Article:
The Implications of Nesting in California Redistricting
Redistricting Report Shows Limitations for Nesting Senate, Assembly Districts
An IGS Study Funded by
The James Irvine Foundation
August 10, 2007 - Contact: Karin Mac Donald; 510.642.9086 or email@example.com
A new study sponsored by The James Irvine Foundation examines for the first time the advantages and disadvantages of nesting, a redistricting practice that aligns two Assembly districts within a State Senate seat. The study, "The Implications of Nesting in California Redistricting", shows that while nesting would simplify election administration, it would also increase the number of cities and counties that are divided between districts and would limit the ability of the state to comply with its Voting Rights Act obligations.
"The redistricting reform community must realize that every additional criterion creates additional constraints for line-drawers, and often has unintended consequences," said Karin Mac Donald, the study's co-author. "All redistricting criteria interact with each other in some fashion, and in this study, we find that nesting makes it more difficult to comply with the Voting Rights Act and increases city and county divisions."
The research was conducted at the Institute of Governmental Studies by a team headed by Karin Mac Donald and Bruce E. Cain. The study used data from the Institutes' Statewide Database, the redistricting database for the State of California . Drawing multiple plans with different objectives, the research shows that on average nested plans do less well than non-nested ones in terms of creating majority minority districts and keeping local jurisdictions wholly within district lines. The report also compares two types of nesting procedures: an aggregation method that combines two Assembly districts into one Senate seat, and a division method that divides a Senate seat into two Assembly districts. The division method seems to minimize the minority representation and city split problems associated with nesting somewhat, as compared to the aggregation method.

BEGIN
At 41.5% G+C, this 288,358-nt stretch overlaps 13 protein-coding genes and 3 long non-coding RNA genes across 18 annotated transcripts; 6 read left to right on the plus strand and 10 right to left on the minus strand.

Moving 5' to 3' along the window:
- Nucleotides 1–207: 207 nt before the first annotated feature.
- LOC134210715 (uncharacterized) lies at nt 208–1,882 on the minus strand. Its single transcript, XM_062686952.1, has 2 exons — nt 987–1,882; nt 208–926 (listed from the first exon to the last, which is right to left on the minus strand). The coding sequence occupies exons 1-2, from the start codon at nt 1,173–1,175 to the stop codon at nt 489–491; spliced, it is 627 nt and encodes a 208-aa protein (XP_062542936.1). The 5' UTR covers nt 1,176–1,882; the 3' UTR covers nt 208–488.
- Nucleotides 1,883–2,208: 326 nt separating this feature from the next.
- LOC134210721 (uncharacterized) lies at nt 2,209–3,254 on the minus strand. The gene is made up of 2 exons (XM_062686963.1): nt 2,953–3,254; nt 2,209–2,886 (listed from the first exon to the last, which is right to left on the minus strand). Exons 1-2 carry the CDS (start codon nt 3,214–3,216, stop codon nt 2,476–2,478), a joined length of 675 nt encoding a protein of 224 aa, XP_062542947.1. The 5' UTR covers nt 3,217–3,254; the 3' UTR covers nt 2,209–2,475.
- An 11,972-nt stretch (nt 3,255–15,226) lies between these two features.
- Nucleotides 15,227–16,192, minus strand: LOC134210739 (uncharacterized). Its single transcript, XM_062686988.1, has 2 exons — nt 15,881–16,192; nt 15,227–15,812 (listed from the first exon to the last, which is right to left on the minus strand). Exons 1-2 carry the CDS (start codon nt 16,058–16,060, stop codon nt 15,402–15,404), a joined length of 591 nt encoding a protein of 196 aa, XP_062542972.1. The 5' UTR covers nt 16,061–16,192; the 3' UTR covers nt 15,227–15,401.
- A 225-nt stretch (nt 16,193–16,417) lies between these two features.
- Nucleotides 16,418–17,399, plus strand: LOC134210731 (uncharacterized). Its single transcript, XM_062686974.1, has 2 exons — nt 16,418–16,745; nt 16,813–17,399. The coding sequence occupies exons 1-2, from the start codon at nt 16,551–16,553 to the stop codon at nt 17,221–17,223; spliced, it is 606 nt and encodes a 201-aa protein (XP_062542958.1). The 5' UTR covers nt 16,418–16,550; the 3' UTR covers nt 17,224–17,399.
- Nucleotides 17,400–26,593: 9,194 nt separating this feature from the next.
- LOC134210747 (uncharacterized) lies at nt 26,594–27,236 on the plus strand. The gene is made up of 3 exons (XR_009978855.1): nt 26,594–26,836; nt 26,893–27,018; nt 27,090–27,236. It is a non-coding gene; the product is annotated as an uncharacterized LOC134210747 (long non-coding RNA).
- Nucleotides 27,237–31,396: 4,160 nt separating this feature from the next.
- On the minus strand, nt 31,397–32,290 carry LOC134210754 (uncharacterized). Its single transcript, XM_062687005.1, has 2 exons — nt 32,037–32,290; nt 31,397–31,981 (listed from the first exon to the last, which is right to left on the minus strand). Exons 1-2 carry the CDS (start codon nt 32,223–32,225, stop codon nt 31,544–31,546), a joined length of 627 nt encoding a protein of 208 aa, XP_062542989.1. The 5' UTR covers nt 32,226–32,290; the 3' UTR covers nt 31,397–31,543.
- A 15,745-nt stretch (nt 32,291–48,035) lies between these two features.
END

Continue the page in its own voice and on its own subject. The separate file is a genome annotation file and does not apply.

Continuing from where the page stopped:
Please click here to view maps and data associated with this study. Thank you!
Last updated August 10th, 2007